On the steps of the city courthouse, a monument to equality and the rule of law, Baltimore residents have learned how dreams can be brutally deferred.
There, the property of the city’s poor and working families has been, by order of the court, auctioned to the highest bidder.
When examining the tensions that erupted in Baltimore in the last two weeks, the consequences of losing homes should not be minimized as a factor in the sense of outrage and injustice.
Foreclosures in the wake of the subprime mortgage scandal of 2008 have been the end game in predatory lending schemes that plundered the single modest asset held by many black Baltimoreans: their homes.
In a 2012 settlement reached with one lender, Wells Fargo, some 1,000 black and Latino residents of Baltimore received $2.5 million in restitution for having been charged higher fees and interest rates than those assessed to their counterparts in predominantly white communities. The University of Baltimore’s Baltimore Neighborhood Indicators Alliance research has found that, between 2008 and 2009, foreclosure filings in Baltimore increased by over 38%. Between 2009 and 2012, more than 14,000 such proceedings were brought against the city’s homeowners.
Past as prologue: What has happened on the steps of the halls of justice
Could the columned memorial that overlooks Monument Square talk, it would tell how too much of what happens on the courthouse steps today is not new.
The courthouse’s 19th century records evidence how, for more then 150 years, justice has been denied those seeking that most of American of dreams: to own a home.
Two centuries ago, Maryland was a slave state. Still, by the 1850s there were fewer enslaved people living in Baltimore, no more than 1,000. Instead, the city was home to the largest community of free African Americans in the nation. Some 25,000 black Baltimoreans made their homes in what was the nation’s third largest city.
Activities at the courthouse suggest how their lives were framed by grim facts. Many watched as their loved ones and neighbors were auctioned off as human chattel, before the abolition of slavery finally ended such sales. My own research into the period’s court dockets and newspapers found how Baltimore’s judges sentenced free black men and women to enslavement, selling them to bidders who gathered at the courthouse door. It was nothing out of the ordinary when, for example, a city sheriff sold William Manorkey and Ellen Sey out of the state as slaves after each was convicted of larceny in July 1858.
In the decades before the Civil War, home ownership was rare among black Baltimoreans, as reflected in US Census data. Wages were too low and work too unsteady to enable most families to purchase even a small alley house.
The story of Jonathan Trusty resonates through the decades
Jonathan Trusty defied the odds. The record of his story can be found in filings from the Baltimore city courthouse, held in the state archives in Annapolis. The 55-year-old dockworker amassed just enough to buy “a two-story and attic Brick dwelling, with a Back Building” on Bethel Street. The tiny property was home to Trusty, his wife, their eight children, and two grandchildren.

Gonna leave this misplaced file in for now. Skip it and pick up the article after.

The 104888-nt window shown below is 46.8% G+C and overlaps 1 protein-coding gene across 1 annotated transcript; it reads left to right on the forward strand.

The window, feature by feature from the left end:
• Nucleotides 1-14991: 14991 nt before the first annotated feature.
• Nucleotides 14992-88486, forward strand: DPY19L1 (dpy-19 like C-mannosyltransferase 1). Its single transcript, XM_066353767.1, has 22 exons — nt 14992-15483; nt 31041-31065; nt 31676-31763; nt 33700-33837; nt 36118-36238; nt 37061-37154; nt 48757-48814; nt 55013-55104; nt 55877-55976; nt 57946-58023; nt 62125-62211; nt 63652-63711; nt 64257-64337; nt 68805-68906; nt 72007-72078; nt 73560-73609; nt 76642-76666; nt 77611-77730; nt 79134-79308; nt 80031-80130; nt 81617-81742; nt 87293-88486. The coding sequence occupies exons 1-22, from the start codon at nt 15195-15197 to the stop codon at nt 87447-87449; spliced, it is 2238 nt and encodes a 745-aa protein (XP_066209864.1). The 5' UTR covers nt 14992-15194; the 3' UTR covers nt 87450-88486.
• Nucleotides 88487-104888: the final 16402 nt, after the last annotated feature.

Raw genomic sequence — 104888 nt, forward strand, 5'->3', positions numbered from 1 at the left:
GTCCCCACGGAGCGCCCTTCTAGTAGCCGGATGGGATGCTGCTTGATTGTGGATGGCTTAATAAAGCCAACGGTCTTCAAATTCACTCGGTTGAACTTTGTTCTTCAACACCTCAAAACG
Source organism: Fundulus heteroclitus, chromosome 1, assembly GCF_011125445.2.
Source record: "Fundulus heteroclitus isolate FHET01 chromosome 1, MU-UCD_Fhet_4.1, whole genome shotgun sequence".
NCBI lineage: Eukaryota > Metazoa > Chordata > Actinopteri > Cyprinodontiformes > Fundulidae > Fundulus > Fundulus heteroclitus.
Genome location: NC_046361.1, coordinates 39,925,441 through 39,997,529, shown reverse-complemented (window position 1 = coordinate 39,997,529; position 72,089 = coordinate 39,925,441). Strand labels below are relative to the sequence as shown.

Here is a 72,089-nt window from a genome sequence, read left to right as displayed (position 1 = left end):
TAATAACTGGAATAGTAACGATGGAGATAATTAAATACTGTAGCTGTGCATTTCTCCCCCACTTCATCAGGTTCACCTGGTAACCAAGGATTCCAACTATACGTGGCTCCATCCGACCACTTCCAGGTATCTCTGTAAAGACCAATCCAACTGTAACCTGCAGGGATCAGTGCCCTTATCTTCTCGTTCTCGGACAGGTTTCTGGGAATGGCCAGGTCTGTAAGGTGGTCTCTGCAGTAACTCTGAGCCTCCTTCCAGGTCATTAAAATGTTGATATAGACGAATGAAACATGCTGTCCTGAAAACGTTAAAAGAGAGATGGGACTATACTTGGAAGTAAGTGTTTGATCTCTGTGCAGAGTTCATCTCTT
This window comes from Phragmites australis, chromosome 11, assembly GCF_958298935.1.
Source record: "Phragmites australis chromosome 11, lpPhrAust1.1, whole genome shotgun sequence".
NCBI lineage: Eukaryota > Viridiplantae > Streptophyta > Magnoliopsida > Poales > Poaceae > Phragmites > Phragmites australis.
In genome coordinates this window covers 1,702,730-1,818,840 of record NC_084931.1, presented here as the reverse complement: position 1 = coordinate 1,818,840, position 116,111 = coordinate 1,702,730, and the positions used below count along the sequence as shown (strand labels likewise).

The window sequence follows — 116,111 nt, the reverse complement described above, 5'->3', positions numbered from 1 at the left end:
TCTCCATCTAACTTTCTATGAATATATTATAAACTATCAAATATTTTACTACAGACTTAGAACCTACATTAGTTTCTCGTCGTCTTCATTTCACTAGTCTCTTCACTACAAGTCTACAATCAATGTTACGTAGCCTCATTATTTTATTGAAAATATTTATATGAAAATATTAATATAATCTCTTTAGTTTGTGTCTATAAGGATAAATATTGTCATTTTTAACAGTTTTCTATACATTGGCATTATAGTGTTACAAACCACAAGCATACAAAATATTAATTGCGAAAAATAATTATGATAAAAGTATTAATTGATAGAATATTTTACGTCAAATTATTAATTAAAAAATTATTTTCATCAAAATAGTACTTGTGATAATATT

In 1854, Trusty fell on hard times. It is hard to determine what precisely happened. His petition for debt relief suggests that Trusty slowly incurred a bundle of small obligations, a total of $133.87½ to 36 creditors. He aimed to use a state bankruptcy law to set things straight. The court would inventory his property and satisfy creditors to the extent possible. Trusty had but one asset, his home.
Trusty’s creditors were an organized group that acted together to ensure his home was sold. There is the distinct sense from the records that they pressed Trusty to file for insolvency. And they kept pressure on the court. A court-appointed trustee took control of Trusty’s house and land. An auction was set for the afternoon of January 14, 1855, just six weeks after his initial filing. That day, the family’s Bethel Street home sold for $460, more than enough to make Trusty’s creditors whole. Proceedings in the city courthouse wiped out Trusty’s debts and restored some fraction of his reputation. (I will be telling the story of Trusty in my book, Birthright Citizens: A History of Race and Rights in Antebellum American, now under contract with Cambridge University Press.)
But the loss of his family home certainly felt less than just. Trusty’s story reminds us that today’s Baltimore is shaped, in part, by nearly two centuries of policy and custom that have kept too many black residents on the city’s economic margins.
Today, the organized actions of creditors still animate the Baltimore city courthouse as many African-American families lose their main assets—their homes—through predatory lending practices that end in foreclosures.
This drama still begins with notices published in local newspapers, such as the Daily Record, and on the internet.
At the announced day and time, an auctioneer positions himself at the top of the courthouse steps. At his feet sit milk crates filled with files. In his arms is a clipboard stacked with documents. Sometimes a small crowd gathers around. Other times, only an interested few. The song of the auctioneer—staccato words strung together in a distinct cadence—ends as the word “sold” punctuates the refrain.
Homes are for sale on the courthouse steps. Insolvent debtors, today’s defaulted mortgage holders, can watch as their homes are sold to the highest bidder. Dreams are deferred. In April we watched them explode.